At 'Black Panther' showings, activists are registering voters

T'Challa's world, and the huge crowds eager to visit it, inspire a voter-registration drive dubbed "Wakanda the Vote."

Gael Cooper
CNET editor Gael Fashingbauer Cooper, a journalist and pop-culture junkie, is co-author of "Whatever Happened to Pudding Pops? The Lost Toys, Tastes and Trends of the '70s and '80s," as well as "The Totally Sweet '90s." She's been a journalist since 1989, working at Mpls.St.Paul Magazine, Twin Cities Sidewalk, the Minneapolis Star Tribune, and NBC News Digital. She's Gen X in birthdate, word and deed. If Marathon candy bars ever come back, she'll be first in line.
Expertise Breaking news, entertainment, lifestyle, travel, food, shopping and deals, product reviews, money and finance, video games, pets, history, books, technology history, generational studies. Credentials
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Gael Cooper
Black Panther Okoye

The power shown by women in the world of "Black Panther" inspired some to try to bring change to the real world by registering voters.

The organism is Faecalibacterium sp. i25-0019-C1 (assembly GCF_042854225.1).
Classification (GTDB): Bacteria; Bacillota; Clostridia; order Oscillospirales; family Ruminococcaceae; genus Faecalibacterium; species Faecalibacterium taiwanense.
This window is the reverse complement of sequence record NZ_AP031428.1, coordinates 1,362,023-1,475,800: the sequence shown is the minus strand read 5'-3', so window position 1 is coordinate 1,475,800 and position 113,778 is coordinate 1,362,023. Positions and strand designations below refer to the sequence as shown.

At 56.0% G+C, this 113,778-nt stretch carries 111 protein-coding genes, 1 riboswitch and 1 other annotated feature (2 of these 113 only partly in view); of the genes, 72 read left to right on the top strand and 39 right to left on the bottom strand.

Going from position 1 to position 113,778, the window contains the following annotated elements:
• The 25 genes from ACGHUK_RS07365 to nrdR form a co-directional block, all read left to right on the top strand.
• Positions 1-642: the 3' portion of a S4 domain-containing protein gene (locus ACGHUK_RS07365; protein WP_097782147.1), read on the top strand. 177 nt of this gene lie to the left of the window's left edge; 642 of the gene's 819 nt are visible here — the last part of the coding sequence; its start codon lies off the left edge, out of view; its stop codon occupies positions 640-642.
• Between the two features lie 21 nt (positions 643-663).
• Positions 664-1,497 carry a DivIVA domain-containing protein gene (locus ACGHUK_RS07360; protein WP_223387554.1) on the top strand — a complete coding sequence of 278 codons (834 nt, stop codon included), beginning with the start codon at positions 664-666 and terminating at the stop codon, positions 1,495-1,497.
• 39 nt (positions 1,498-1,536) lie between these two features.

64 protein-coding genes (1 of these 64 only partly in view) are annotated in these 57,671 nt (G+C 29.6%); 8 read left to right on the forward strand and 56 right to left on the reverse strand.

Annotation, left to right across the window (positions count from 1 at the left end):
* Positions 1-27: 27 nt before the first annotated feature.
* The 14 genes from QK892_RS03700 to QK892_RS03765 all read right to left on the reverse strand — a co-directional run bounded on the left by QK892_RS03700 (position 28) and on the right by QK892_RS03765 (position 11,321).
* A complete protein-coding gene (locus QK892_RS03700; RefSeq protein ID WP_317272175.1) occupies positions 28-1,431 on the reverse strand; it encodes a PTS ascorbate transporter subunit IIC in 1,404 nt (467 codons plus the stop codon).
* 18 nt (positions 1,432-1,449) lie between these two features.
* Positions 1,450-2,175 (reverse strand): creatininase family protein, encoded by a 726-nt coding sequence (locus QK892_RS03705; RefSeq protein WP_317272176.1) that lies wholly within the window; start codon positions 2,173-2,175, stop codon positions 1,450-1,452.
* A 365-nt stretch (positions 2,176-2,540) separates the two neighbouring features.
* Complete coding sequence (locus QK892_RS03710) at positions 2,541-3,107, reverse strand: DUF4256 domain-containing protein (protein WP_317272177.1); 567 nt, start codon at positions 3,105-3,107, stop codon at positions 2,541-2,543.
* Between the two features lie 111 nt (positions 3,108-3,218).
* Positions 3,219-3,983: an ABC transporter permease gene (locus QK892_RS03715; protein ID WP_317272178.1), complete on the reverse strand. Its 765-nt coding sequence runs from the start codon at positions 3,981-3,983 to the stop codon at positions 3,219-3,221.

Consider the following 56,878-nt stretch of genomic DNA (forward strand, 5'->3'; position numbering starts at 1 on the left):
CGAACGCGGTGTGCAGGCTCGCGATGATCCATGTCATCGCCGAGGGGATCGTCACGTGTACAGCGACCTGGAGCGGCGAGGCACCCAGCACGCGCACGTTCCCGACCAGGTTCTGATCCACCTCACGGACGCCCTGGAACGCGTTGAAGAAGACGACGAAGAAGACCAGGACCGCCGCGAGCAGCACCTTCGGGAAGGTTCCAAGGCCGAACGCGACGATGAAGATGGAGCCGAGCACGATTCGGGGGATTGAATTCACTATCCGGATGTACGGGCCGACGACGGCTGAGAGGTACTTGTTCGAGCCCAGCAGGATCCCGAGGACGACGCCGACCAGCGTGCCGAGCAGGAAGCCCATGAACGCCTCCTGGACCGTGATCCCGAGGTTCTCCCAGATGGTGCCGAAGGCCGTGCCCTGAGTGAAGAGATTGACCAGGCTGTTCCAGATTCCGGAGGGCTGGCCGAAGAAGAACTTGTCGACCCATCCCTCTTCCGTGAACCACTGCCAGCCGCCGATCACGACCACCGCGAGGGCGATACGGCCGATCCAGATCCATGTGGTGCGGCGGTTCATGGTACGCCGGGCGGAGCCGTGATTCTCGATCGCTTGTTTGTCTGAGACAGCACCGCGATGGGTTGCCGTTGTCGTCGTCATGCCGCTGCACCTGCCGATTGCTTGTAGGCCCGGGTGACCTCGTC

Marvel Studios

Move over, Rock the Vote. Now there's "Wakanda the Vote."

The Electoral Justice Project is an arm of the Movement for Black Lives organization that hopes to use the immense popularity of the Marvel superhero film "Black Panther" to encourage moviegoers to register to vote.

"In watching 'Black Panther,' what feels familiar about the real world that we're in and Wakanda, is that we need someone to defend our communities against attack," Kayla Reed of the EJP told Vox.com. "We need to step into the idea that we can all be superheroes and we can all be change agents in our communities."

Over the weekend, as "Black Panther" smashed box-office records, the group held registration events in dozens of US cities, including Miami, Dallas and Atlanta. 

Those interested in creating a voter-registration event are asked to text PANTHER to 91990, while those who need to register to vote can text WAKANDA to 91990.

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